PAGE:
From Marine Mammals of the Northwestern Coast of North America, by Charles M. Scammon, Dover

A Sulphurbottom is a blue whale, which is most plausible since the trip Dr. Stillman was on passes right through a well known population of blue whales now being studied by both American and Mexican biologists.

A whale also accompanied Tim Severin's leather curraugh during his trans-Atlantic "Brendan Voyage." The crew thought the whale might be trying to mate with their boat. I have seen the boat in the flesh, and it does, indeed, look very whale-like from beneath, and the hides of which it is made give it something of the same texture and feel of whale skin.

I also once met one of the sailors who had sailed the Mayflower replica from England (where it was built) to the Plymouth, Massachusetts harbor where it now resides. He said that on the trans-Atlantic crossing they had a whale beneath Mayflower for several days. He claimed that at times it was belly uppermost embracing the boat with its flippers (which he thought might be an attempt by the whale to mate with the round-bottomed, whale sized Mayflower). Which sounds reasonable to me as well. From his account I thought it was perhaps a humpback whale, but he wasn't sure of the species, and neither am I.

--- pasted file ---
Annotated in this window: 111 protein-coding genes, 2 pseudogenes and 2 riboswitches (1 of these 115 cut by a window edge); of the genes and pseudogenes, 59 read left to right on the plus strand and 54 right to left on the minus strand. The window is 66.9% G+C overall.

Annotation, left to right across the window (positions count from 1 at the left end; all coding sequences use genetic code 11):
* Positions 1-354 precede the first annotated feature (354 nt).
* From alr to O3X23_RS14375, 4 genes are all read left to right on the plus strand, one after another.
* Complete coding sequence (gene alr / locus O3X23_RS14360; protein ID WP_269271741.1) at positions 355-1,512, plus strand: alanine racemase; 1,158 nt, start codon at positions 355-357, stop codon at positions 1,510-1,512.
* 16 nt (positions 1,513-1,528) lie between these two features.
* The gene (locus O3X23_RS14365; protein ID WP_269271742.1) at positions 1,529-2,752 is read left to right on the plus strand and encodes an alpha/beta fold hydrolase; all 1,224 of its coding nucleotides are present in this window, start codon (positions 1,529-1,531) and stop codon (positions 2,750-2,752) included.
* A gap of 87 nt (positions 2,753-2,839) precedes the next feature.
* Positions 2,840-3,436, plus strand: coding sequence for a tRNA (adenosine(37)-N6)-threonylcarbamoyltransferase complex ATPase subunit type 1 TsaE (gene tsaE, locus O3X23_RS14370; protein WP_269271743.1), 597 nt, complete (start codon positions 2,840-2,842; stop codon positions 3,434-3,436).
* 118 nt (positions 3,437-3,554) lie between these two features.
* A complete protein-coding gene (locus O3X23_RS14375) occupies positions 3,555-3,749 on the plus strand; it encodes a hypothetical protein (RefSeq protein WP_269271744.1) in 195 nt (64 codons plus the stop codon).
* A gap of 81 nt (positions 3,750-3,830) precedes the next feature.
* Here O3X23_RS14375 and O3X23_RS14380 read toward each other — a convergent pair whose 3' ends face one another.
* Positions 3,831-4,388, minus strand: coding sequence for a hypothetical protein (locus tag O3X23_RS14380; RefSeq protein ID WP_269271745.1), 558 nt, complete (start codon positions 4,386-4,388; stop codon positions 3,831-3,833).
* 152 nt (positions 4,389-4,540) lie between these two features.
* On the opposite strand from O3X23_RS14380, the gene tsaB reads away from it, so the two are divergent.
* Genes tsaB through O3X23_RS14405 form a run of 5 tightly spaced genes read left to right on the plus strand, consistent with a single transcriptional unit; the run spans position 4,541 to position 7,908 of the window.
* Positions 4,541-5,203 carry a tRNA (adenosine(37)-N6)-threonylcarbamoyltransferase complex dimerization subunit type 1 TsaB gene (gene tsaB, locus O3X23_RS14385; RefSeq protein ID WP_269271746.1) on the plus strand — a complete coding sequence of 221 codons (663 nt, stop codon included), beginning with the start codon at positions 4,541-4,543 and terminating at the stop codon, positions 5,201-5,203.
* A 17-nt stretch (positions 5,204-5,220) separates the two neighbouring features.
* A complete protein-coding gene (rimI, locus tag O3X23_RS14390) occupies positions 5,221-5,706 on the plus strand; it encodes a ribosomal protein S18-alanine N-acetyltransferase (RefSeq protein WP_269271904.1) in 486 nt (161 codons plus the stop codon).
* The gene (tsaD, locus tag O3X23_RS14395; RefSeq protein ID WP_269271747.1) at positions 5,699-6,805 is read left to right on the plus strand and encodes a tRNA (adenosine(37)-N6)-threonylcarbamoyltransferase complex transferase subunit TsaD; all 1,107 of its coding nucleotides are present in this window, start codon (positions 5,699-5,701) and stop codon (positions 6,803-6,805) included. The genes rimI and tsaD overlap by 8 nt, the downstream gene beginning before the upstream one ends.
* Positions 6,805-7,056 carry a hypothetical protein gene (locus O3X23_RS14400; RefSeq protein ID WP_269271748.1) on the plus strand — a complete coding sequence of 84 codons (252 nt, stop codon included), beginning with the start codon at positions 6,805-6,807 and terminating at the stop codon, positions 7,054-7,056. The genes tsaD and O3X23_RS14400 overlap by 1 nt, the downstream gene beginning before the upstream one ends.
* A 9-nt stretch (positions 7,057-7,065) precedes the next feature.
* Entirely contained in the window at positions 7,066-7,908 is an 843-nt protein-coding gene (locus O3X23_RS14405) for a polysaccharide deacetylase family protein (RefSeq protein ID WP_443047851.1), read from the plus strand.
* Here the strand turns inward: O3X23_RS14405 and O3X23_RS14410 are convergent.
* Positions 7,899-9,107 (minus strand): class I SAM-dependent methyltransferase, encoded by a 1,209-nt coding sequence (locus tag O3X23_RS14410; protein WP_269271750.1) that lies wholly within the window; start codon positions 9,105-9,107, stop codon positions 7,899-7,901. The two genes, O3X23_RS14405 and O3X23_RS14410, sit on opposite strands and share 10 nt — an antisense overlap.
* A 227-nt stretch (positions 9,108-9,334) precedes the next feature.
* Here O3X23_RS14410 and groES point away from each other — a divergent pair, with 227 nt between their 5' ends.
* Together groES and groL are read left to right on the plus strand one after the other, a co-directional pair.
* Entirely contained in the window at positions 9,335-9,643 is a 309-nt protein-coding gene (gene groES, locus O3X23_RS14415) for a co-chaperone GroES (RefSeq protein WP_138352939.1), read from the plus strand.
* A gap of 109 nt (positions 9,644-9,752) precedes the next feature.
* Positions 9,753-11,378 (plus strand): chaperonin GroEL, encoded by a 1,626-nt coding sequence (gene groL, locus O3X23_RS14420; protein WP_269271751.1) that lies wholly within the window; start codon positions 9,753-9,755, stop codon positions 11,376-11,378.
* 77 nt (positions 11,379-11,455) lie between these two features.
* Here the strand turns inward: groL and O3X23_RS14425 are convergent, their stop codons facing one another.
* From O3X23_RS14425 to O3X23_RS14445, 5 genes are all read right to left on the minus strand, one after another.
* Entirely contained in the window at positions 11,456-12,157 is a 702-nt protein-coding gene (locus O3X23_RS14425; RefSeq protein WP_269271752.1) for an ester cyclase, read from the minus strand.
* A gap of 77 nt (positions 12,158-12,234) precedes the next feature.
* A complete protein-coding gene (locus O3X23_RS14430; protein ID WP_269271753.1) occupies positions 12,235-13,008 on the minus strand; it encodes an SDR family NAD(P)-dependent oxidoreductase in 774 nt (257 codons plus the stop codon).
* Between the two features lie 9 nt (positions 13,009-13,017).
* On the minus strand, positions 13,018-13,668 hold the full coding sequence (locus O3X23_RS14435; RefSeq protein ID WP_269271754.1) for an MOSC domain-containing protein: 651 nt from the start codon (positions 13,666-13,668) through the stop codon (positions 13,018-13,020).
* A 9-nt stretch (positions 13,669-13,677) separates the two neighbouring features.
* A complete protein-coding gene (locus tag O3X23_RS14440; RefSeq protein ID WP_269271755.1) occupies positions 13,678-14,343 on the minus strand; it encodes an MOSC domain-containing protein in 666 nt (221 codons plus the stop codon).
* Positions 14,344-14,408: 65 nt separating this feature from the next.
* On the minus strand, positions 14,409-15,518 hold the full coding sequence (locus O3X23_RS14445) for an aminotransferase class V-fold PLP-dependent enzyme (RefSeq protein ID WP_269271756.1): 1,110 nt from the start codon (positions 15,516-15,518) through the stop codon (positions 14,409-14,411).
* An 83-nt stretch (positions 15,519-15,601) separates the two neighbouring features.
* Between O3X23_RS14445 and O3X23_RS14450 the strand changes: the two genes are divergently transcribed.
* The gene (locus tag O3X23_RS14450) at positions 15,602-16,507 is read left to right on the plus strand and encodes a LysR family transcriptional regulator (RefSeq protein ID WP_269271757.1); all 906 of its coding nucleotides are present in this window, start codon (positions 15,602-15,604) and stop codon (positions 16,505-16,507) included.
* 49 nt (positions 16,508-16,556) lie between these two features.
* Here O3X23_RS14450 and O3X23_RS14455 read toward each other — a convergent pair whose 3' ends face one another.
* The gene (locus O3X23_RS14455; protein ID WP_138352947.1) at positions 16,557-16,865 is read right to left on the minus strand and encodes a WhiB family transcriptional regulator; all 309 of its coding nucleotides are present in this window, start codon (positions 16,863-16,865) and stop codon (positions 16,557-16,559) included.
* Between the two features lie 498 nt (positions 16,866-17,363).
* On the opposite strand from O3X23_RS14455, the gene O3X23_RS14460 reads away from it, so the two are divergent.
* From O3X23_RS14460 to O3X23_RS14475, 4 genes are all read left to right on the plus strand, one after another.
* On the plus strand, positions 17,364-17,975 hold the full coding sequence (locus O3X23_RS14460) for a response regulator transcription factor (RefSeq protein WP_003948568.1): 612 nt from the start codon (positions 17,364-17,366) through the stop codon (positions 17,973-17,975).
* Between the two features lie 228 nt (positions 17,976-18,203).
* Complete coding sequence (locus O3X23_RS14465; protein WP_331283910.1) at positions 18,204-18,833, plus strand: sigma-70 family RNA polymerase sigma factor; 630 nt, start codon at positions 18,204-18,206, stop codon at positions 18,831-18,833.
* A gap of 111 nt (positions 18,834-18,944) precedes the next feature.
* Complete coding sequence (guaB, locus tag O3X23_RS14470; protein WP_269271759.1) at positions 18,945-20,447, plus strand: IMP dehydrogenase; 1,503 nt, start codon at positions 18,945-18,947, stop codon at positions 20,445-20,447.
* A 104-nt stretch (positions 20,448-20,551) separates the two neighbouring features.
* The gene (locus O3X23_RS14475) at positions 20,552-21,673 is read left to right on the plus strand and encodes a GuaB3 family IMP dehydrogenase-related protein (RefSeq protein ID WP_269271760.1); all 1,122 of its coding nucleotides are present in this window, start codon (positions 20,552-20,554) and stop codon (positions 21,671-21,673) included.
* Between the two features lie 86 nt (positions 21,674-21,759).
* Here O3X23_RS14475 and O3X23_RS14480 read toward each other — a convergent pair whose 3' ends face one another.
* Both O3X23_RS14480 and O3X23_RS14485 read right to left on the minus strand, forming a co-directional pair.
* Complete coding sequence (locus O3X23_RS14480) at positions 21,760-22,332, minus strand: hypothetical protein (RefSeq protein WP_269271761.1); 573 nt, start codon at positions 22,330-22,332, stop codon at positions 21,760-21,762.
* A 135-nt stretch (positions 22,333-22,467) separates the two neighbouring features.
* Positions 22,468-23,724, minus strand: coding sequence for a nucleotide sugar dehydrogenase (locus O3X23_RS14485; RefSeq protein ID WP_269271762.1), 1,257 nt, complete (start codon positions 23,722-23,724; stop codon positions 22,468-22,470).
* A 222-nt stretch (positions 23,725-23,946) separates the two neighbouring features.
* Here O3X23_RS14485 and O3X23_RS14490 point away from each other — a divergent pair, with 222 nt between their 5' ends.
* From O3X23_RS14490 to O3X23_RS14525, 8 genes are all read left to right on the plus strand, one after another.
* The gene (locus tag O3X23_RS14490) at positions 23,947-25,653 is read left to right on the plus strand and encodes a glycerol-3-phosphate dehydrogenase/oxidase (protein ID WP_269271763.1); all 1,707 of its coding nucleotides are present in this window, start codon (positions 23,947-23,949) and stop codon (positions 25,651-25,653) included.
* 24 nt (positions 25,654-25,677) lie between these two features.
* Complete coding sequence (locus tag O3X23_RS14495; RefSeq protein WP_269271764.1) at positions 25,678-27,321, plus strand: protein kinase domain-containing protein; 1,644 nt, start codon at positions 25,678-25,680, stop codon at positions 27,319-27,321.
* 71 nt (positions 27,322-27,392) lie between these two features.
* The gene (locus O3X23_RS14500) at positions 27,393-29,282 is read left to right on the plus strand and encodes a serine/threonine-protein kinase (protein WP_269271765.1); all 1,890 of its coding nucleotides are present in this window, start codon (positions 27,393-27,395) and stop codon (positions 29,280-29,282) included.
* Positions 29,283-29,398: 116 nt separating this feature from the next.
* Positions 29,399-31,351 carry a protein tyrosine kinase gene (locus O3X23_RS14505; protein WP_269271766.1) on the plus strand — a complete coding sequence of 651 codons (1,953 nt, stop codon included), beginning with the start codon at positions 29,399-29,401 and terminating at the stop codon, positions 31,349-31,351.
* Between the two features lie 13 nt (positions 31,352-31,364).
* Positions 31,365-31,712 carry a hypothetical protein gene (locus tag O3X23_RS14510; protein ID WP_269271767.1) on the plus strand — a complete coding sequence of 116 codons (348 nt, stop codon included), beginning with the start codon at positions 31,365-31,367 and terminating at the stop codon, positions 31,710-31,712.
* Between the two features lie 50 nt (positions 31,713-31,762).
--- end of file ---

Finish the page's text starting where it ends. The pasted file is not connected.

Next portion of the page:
I likewise read, many years ago, an account of a humpback whale following a ship all the way from Cape Horn through both South and North Atlantic oceans to near Europe. Because this whale had to cross the equator, the account seems suspect. However, there is now solid evidence of humpback and blue whales crossing the equator in the eastern tropical Pacific, so perhaps this really did happen.

But all of these accounts, save the one about the pilot fish, are about whales. I wonder how often fish do what these rainbow runners are doing. I would guess: very frequently since it seems to be a good way for a pelagic predatory fish to make a living.

This is Roger Payne about a day South of Tarawa Island, in the blue Pacific.

Log by Roger Payne